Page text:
Blogging isn’t the same as old-school journalism. It’s less about recording facts and more about ideas or experiences. Blgging has influenced modern journalism — the lines between the two forms of writing are blurring. Yet there are still lessons worth learning from the old way of doing things.
Much of the material is a shortened form of posts elsewhere on this site. You might like to explore the following:
He mentions the editors’ blogging and the way the BBC opened up its back-end to developers. Both matter.
His first item, the BBC’s web writing style, may prove more important in the long-term.
The organisation’s online news writers write crisp, tight news copy. They get right to the point, line up the important facts, then get out-of-the-way.
Bradshaw says the BBC learnt to write tight news stories when it ran Ceefax – a teletext information service which predates the internet. Ceefax allows little in the way of graphics and only 24 lines of 40 characters. Journalists had less than 200 words to tell their story.
Sharpening skills on Ceefax before the internet, gave the BBC a head start over other written news outlets which had become wordy thanks to larger newspapers.
Bradshaw says: “Even now it is difficult to find an online publisher who writes better for the web.”
The online team is even better at writing news headlines. Its editors compress the gist of an entire story into just five or six words. Most headlines fit inside that Ceefax page width of 40 characters.
Companies and insecure people often insist their job titles should be spelt with upper case letters. We are talking here of narcissistic capitals.
This is incorrect grammar — capitals are used at the start of proper nouns.
Bus driver is not a proper noun. Nor is marketing director or chief executive officer.
For that matter neither is president.
A job title can be a proper noun in some cases, that’s another issue.
People who insist writers spell job titles in capital letters think it makes the person look more important. Or because they think some jobs are more important than others and deserve capitals for that reason.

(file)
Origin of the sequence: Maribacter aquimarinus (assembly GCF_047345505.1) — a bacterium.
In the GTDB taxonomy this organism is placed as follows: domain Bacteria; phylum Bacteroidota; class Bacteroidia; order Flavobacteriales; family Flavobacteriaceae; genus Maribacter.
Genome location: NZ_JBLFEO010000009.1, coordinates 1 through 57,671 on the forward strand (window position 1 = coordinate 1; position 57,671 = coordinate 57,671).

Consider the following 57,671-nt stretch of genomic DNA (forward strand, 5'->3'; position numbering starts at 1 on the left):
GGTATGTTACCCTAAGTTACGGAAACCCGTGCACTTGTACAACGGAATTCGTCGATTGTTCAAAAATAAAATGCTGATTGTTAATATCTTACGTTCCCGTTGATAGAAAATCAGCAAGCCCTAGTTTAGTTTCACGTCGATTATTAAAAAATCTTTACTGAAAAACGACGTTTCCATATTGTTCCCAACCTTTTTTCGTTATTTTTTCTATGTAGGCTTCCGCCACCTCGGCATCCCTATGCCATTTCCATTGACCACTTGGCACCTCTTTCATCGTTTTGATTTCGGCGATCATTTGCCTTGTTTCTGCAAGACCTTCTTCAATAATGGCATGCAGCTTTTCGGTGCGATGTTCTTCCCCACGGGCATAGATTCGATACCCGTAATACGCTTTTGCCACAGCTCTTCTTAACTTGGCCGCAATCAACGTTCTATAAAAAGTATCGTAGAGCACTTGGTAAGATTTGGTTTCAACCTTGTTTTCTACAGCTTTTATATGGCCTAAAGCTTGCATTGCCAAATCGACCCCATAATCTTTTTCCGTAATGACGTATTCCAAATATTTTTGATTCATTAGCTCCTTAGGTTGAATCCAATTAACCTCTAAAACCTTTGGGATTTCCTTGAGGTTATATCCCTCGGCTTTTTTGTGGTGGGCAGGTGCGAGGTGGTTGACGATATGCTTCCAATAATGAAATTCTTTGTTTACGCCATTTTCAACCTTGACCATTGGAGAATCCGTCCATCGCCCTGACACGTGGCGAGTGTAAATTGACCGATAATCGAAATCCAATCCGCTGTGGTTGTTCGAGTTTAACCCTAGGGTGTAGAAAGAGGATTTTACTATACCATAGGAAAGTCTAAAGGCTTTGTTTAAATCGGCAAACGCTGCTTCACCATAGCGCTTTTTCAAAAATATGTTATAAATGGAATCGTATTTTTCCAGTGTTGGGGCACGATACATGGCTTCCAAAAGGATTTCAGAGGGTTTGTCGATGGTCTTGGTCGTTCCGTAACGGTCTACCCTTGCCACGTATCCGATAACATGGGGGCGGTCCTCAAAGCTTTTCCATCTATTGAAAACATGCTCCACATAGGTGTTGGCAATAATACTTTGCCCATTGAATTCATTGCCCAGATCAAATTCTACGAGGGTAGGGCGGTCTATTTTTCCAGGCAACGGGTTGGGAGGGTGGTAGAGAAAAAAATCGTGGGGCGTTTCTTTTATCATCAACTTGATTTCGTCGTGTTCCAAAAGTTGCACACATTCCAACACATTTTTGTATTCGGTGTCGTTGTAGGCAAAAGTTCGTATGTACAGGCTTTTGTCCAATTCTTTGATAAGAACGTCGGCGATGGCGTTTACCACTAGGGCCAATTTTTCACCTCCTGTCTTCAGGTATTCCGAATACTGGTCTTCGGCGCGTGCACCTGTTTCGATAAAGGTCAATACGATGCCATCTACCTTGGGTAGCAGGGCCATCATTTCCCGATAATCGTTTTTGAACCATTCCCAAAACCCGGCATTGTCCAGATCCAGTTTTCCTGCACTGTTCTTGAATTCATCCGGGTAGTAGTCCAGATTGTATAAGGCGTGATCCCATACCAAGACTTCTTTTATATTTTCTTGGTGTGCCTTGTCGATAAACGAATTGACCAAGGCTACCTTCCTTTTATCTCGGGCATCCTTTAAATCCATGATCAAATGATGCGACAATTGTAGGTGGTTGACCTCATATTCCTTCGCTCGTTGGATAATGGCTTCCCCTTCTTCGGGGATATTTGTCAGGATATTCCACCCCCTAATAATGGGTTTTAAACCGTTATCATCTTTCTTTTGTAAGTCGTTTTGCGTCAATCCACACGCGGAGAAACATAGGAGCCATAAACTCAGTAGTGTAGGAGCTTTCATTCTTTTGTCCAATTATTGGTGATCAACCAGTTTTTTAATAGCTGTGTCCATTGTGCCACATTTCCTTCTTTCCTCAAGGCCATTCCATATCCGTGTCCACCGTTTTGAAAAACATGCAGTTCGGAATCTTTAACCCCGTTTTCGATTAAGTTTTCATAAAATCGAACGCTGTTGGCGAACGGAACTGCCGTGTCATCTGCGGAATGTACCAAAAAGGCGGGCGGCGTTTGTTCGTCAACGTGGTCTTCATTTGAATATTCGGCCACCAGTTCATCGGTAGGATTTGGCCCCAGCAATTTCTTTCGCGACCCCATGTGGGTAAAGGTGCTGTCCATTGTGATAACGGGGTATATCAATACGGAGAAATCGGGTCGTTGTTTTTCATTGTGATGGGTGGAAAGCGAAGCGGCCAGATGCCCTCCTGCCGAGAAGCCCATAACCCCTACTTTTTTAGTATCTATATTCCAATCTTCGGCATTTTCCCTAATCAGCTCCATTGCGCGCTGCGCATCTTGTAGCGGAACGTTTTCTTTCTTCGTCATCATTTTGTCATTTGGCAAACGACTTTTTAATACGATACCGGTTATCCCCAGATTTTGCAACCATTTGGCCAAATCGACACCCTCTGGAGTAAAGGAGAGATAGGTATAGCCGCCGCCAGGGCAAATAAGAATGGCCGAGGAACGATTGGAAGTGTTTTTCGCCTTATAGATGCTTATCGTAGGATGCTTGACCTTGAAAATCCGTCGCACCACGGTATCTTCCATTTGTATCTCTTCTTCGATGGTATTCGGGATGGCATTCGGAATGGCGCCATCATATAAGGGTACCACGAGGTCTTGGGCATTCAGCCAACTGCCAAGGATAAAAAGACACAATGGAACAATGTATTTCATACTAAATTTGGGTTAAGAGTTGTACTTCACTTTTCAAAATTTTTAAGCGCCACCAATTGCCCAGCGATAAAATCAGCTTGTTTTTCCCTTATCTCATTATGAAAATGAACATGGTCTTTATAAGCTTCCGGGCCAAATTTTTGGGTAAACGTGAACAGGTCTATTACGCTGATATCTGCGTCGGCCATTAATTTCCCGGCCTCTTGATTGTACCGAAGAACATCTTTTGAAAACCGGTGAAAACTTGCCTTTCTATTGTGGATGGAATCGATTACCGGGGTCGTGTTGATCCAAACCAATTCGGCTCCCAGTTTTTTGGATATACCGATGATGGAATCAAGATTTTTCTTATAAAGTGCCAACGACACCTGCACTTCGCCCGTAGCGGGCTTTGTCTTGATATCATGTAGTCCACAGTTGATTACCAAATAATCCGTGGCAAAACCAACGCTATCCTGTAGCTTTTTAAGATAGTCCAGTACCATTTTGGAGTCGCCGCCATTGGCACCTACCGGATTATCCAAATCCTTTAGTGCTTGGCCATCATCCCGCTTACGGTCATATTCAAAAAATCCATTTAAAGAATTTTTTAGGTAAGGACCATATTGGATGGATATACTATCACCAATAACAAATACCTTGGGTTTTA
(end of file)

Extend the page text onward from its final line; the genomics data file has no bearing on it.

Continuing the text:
As if ‘head of marketing’ isn’t already impressive enough.
Some people insist on using capitals even when they understand it is bad grammar. As my friend Chris Bell points out they worry that using titles correctly may show the world they are unduly modest.
So they deliberately show the world they are semi-illiterate instead. Give me literate any day.
Good technology writing doesn’t come easily. Not at first.
Most people can usually produce simple, straightforward copy even if they’ve little experience. That’s the best place to start.
After that, good technology writing boils down to understanding your subject matter and thinking clearly — then turning your thoughts into words.
If you can do this in a logical fashion, the overall shape of your story will leader the reader through the key points.
Start with simple technology writing
Start by sticking to basic words and simple sentence structures. Don’t worry if it feels like plodding. You can experiment when you feel more confident.
Inexperienced technology writers often have one of three faults:
A pompous and overbearing style. Avoid this by being friendly, although not too chatty. And use active language.
Too technical. By this I mean it does not explain technical aspects clearly enough to non-experts. Fix the problem by keeping jargon to a minimum and explaining tricky ideas in simple terms. Don’t worry if this makes your writing longer.
Trying to be cute. There’s nothing wrong with making jokes or using everyday speech, but beginner writers often take this too far, to the point where understanding their meaning is hard.
Hit the right note
Pitching your copy at the right level is the hardest part of technology writing. Experienced technology writers know no one ever succeeds in this business by overestimating the reader’s intelligence. They also know no one succeeds by underestimating readers.
Remember people who are expert in one area of technology, may not automatically understand other areas. And a technically literate readership does not give one a licence for sloppy explanations of complex technical matters.
If you find this difficult, imagine you are writing for an intelligent colleague working in another area of your organisation.
Picture that person reading your words.
What questions would they ask if you were in the room with them? Make sure your text answers these questions.
Have you written something they would find patronising? Hit the delete button and make that point again.
Lastly, always get someone to proofread your copy.
Ask them to point out what doesn’t make sense and to see if you’ve made any obvious errors. Don’t take offence if they find lots of things that need changing, your pride will be more wounded if the rest of the world saw your mistakes.
Update: I’m indebted to Thomas Beagle for reminding me about bullet points. Like the man says, use them where possible to break up block of text and make your writing easier to navigate.